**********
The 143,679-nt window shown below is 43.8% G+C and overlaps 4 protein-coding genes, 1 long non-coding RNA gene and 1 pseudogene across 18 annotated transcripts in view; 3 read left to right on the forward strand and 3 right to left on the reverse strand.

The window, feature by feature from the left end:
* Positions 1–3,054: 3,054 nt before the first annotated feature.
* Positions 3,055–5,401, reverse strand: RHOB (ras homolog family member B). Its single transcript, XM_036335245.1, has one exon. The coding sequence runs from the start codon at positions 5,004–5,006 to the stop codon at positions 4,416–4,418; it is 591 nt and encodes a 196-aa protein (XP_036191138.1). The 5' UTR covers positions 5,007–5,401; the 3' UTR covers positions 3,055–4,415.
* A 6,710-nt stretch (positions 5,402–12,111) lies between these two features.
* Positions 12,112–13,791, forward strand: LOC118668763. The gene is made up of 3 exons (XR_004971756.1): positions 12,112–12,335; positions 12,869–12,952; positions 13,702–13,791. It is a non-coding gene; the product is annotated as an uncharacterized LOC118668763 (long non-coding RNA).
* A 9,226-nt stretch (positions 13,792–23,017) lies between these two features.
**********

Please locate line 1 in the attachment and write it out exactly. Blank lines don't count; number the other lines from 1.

The 143,679-nt window shown below is 43.8% G+C and overlaps 4 protein-coding genes, 1 long non-coding RNA gene and 1 pseudogene across 18 annotated transcripts in view; 3 read left to right on the forward strand and 3 right to left on the reverse strand.